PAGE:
Last night the Yankees addressed one of their major offseason needs and landed a new DH. The team agreed to sign veteran Matt Holliday to a one-year contract worth $13M. Once he takes his physical and all that — I guess that’s something less than a formality considering a broken thumb effectively ended his season in August — the deal will be official. Until then, here are some thoughts.
1. My quick personal take: I like the signing. I don’t love it and I don’t hate it. It’s a solid, reasonable move. I would have preferred Carlos Beltran on a one-year contract myself, but Carlos had other ideas, so the Yankees moved on to the next best thing. I didn’t want Chris Carter‘s or Mike Napoli’s strikeouts, or Brandon Moss’ or Pedro Alvarez’s pulled grounders into the shift. Holliday is, as announcers like to say, a professional hitter who is going to grind out at-bats. That’s pretty cool. The Yankees have lacked that in recent years. Plus Holliday is said to be a great clubhouse guy, and that’s important, especially with the team focusing on getting younger. The kids need someone to show them the way.
2. I’m really glad the Yankees did the sensible thing and stuck to a one-year contract. Edwin Encarnacion is awesome — that dude is absolutely terrifying at the plate — but committing huge dollars to a DH is not something the Yankees should be doing right now. They just got rid of how many expensive DHs this year, three? Maybe four? Whatever the number is, it was too many. The Yankees are trending young and that’s pretty damn exciting. Spending big on an inflexible DH would have complicated things, especially since the team is trying to get under the luxury tax threshold. Encarnacion would make sense if the Yankees were on the postseason bubble and trying to get over the hump, not trying to groom their next young core. A one-year deal was always the way to go.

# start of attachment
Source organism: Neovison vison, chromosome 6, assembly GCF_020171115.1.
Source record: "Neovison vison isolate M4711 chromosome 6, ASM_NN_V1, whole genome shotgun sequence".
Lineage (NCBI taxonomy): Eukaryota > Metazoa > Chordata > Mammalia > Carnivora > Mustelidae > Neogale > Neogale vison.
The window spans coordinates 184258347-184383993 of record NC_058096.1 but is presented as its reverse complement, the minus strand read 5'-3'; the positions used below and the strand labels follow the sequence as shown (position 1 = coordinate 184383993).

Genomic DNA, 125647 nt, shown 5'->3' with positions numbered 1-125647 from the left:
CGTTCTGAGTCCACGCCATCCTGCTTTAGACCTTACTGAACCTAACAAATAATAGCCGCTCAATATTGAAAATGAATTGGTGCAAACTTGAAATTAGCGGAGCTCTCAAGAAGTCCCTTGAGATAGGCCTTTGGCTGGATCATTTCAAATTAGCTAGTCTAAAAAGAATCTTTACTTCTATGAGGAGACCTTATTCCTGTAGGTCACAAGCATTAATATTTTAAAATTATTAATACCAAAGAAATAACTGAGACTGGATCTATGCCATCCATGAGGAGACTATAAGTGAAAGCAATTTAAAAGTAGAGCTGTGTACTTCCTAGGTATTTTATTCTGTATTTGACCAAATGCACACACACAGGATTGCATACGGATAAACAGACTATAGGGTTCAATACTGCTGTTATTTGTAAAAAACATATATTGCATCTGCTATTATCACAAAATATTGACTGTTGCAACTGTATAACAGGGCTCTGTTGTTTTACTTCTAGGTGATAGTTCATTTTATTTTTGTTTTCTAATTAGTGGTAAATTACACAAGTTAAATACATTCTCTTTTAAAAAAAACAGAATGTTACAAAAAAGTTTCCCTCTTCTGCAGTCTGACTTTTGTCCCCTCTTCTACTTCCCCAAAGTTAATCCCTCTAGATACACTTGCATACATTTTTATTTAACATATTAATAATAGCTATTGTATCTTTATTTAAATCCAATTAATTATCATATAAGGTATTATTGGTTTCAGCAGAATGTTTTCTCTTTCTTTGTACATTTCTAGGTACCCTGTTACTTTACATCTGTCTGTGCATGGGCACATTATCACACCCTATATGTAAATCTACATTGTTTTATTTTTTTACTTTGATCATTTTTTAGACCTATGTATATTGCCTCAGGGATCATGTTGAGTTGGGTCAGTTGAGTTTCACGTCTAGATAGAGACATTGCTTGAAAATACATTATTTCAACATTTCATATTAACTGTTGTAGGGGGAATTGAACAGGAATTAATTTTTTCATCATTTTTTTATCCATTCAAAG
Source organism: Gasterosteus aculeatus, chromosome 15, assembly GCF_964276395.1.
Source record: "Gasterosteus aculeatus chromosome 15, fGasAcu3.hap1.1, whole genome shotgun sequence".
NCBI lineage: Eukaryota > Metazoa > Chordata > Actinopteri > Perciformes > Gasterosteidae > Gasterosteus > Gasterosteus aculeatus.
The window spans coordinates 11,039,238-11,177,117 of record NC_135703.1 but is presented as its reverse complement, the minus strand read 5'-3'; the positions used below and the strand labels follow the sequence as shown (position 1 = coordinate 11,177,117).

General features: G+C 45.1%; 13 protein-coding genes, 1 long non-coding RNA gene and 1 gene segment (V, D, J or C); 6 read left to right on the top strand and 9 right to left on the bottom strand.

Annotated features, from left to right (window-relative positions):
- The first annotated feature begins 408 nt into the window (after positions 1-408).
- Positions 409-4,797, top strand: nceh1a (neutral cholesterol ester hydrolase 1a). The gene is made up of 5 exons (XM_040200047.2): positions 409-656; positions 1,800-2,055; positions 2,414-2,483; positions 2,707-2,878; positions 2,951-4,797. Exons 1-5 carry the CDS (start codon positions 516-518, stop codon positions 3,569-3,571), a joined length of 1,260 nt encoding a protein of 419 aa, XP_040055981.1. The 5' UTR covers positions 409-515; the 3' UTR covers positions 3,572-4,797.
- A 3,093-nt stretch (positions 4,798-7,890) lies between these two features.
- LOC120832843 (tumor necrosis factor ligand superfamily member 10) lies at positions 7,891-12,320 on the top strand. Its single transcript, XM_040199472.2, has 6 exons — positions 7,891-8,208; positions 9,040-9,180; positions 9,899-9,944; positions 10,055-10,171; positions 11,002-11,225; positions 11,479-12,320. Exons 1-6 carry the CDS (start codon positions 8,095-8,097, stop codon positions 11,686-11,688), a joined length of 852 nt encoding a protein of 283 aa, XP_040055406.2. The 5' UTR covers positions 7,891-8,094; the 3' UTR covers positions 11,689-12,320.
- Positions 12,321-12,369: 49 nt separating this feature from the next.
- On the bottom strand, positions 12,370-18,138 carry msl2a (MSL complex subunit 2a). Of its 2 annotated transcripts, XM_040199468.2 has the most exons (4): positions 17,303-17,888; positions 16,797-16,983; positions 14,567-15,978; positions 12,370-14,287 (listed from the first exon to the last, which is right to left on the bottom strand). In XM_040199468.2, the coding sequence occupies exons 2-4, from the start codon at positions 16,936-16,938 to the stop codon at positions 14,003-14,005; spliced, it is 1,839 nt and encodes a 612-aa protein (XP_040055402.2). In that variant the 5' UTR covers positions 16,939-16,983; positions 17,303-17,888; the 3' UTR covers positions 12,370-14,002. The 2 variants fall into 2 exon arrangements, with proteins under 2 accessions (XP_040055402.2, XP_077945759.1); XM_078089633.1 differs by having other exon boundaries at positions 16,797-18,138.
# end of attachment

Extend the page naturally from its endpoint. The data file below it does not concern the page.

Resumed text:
3. One reason to expect Holliday’s numbers to bounce back next season: his .253 BABIP was by far a career low and well below his career .333 BABIP. That happened even though his hard contact rate (38.5%) was comfortably above the MLB average (31.4%) and his career average (35.6%). In fact, among the 375 players to put at least 100 balls in play this past season, Holliday had the third highest average exit velocity (94.7 mph). Only Nelson Cruz (95.9 mph) and Giancarlo Stanton (95.1 mph) were better. Miguel Cabrera (94.5 mph) was fourth. That is some good company. Also, according to Mike Petriello, Holliday put 42.5% of his balls in play at 100 mph or better, the fourth best rate in baseball. Exit velocity isn’t everything — it’s possible to hit a 100 mph pop-up, you know — but it’s not nothing either. Holliday can still strike the ball with authority. That suggests that .253 BABIP, which was so far out of line with the rest of his career, might not last.
4. One more reason to expect Holliday’s numbers to bounce back next season: the guy hits to all fields. A right-handed hitter who can go to right field will be rewarded in Yankee Stadium. Handsomely too. Here is Holliday’s spray chart from this past season, via Baseball Savant: